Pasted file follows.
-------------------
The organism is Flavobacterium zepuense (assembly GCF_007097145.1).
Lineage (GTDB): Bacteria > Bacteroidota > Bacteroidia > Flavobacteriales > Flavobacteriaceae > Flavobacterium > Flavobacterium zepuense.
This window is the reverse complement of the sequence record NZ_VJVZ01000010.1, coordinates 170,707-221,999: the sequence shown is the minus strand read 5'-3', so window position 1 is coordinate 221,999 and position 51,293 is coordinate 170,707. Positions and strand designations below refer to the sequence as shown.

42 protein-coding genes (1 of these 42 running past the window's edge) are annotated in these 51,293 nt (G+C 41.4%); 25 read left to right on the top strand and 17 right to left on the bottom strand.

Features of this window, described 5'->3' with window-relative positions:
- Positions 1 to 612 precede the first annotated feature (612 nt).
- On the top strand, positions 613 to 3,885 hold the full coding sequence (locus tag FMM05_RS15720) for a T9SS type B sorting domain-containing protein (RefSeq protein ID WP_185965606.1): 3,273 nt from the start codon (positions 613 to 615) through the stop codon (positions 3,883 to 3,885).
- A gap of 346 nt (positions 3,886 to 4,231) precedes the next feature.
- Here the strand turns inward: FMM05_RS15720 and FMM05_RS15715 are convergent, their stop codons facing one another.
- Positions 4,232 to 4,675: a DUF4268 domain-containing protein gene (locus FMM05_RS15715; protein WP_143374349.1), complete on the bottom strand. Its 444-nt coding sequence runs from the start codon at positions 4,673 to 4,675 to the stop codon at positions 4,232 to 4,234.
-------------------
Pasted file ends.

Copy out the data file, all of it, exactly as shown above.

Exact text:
The organism is Flavobacterium zepuense (assembly GCF_007097145.1).
Lineage (GTDB): Bacteria > Bacteroidota > Bacteroidia > Flavobacteriales > Flavobacteriaceae > Flavobacterium > Flavobacterium zepuense.
This window is the reverse complement of the sequence record NZ_VJVZ01000010.1, coordinates 170,707-221,999: the sequence shown is the minus strand read 5'-3', so window position 1 is coordinate 221,999 and position 51,293 is coordinate 170,707. Positions and strand designations below refer to the sequence as shown.

42 protein-coding genes (1 of these 42 running past the window's edge) are annotated in these 51,293 nt (G+C 41.4%); 25 read left to right on the top strand and 17 right to left on the bottom strand.

Features of this window, described 5'->3' with window-relative positions:
- Positions 1 to 612 precede the first annotated feature (612 nt).
- On the top strand, positions 613 to 3,885 hold the full coding sequence (locus tag FMM05_RS15720) for a T9SS type B sorting domain-containing protein (RefSeq protein ID WP_185965606.1): 3,273 nt from the start codon (positions 613 to 615) through the stop codon (positions 3,883 to 3,885).
- A gap of 346 nt (positions 3,886 to 4,231) precedes the next feature.
- Here the strand turns inward: FMM05_RS15720 and FMM05_RS15715 are convergent, their stop codons facing one another.
- Positions 4,232 to 4,675: a DUF4268 domain-containing protein gene (locus FMM05_RS15715; protein WP_143374349.1), complete on the bottom strand. Its 444-nt coding sequence runs from the start codon at positions 4,673 to 4,675 to the stop codon at positions 4,232 to 4,234.